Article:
Time-Flight Kalid and the TARDIS

Peter Grimwade’s story is certainly ambitious, however, it is safe to say that his writing is not as good as his direction, and the narrative is full of characters that feel superfluous.  I do feel that this is not entirely his fault though, as this story is unfortunate to follow Earthshock and doesn’t entirely deal with the death of Adric satisfactorily.  This isn’t a problem exclusive to Doctor Who.  For those of you unfamiliar with your James Bond films, Blofeld kills Bond’s new bride in the closing minutes of On Her Majesty’s Secret Service, yet when James Bond returned in Diamonds Are Forever, he acts as though the worst thing Blofeld has ever done is park in his space.  The story does certainly start with a sombre tone, picking up straight after the Doctor has dropped off the survivors of the encounter with the Cybermen, but this does get quite rapidly dropped as a plot element.  I’ve heard that the Master originally was not supposed to feature and was a late addition and this certainly makes quite a lot of sense.  His appearance here does seem quite derivative of his earlier appearance in Castrovalva, especially considering that he spent most of his time in disguise in that story too.  Grimwade’s story does have some interesting ideas, like the Xeraphin and the Jekyll and Hyde style relationship that seems to dog their race, however, there are too many other things going on here to go into it in further details.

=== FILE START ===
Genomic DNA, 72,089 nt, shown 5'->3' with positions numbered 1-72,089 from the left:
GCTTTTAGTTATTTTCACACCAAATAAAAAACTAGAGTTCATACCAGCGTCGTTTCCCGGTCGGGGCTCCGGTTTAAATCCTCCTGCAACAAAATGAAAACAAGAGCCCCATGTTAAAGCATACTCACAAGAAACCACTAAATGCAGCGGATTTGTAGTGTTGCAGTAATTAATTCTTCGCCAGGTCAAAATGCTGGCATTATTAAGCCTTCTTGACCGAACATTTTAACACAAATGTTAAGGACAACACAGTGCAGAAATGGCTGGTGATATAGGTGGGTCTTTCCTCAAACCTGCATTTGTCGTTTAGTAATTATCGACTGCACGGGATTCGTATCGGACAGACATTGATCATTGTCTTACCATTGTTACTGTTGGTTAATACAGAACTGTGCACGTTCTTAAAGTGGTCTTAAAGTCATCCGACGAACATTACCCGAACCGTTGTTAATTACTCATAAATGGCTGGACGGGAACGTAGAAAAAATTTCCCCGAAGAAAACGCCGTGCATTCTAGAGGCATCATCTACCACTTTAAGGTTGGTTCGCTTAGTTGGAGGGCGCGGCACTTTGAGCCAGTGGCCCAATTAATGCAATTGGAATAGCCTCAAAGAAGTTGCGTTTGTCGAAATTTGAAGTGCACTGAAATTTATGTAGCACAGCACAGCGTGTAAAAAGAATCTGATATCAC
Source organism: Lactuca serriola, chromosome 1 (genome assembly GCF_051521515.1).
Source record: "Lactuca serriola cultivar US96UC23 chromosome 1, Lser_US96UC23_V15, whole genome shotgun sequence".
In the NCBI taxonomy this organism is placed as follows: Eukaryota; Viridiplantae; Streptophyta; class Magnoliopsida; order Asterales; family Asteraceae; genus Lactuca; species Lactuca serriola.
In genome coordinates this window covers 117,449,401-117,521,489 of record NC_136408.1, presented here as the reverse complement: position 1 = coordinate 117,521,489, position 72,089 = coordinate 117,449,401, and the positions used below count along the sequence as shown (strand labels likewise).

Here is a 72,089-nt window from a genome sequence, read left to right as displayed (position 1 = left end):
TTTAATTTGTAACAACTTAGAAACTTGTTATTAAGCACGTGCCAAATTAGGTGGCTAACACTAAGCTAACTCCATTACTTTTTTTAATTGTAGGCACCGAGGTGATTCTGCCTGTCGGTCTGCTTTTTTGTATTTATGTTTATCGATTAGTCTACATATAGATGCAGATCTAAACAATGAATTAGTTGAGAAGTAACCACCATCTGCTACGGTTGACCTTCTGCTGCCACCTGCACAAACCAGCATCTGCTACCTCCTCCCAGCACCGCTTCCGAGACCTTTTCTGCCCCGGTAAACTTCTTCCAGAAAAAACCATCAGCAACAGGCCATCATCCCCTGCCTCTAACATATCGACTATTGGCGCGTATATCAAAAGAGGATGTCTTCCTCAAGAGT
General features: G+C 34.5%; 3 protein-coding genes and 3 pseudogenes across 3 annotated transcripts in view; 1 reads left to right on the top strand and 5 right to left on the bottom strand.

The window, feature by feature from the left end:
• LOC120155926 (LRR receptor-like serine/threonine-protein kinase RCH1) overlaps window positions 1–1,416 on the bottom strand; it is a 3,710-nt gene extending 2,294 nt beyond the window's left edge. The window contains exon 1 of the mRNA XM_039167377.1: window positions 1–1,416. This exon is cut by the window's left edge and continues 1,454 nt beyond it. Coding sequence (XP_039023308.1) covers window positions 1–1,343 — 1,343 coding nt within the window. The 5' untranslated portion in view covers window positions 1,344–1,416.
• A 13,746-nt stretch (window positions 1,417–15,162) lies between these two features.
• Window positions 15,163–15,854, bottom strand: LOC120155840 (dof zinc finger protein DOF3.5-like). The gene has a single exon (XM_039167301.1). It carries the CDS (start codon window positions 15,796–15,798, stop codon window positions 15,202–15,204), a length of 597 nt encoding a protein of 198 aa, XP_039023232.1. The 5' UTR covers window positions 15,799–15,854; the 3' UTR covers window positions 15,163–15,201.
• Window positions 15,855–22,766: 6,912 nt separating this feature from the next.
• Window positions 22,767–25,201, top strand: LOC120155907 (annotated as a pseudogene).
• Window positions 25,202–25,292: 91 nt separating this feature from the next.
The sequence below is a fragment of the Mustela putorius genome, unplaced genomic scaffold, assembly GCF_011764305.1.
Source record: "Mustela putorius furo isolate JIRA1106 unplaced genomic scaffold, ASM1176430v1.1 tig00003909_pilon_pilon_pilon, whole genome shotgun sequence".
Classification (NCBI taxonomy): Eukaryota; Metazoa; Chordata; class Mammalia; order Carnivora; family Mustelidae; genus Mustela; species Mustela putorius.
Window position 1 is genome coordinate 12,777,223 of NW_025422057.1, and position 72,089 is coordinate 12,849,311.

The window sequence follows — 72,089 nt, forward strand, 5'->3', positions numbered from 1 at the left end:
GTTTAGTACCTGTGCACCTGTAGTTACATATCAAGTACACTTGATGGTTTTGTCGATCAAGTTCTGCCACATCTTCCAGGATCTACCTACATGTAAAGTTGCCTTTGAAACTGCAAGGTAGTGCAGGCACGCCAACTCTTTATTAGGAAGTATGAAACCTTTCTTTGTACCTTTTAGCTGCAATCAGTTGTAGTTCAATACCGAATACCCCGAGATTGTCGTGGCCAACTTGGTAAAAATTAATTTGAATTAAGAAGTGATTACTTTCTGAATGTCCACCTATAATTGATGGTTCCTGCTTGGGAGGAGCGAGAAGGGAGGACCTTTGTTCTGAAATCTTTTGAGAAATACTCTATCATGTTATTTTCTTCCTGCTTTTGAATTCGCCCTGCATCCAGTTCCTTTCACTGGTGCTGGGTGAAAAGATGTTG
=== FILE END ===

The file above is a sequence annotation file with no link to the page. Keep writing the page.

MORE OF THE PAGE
There is quite a large cast here but a lot of them aren’t given an awful lot to do, with the Master mind-controlling the majority of the passengers and crew of the first Concorde, and Nyssa and Tegan largely sidelined.  However, there are four standout performances that mean that this story isn’t absolutely dreadful.  The first is Peter Davison, who really throws himself into the story despite his personal feelings towards the story.  The second is Anthony Ainley, who, though the Master doesn’t really need to be in this story, brings a suitable sense of pantomime menace to proceedings.  The third and fourth are Richard Easton and Nigel Stock as Captain Stapley and Professor Hayter.  Richard Easton portrays such a likable character who falls completely under the spell of this energetic and youthful Doctor and is eager to help as evidenced in the scenes where he attempts to thwart the Master taking parts of the Doctor’s TARDIS.  Nigel Stock brings some cynicism and some wonderful barbs into the episode which does not really give the actors very much to work with.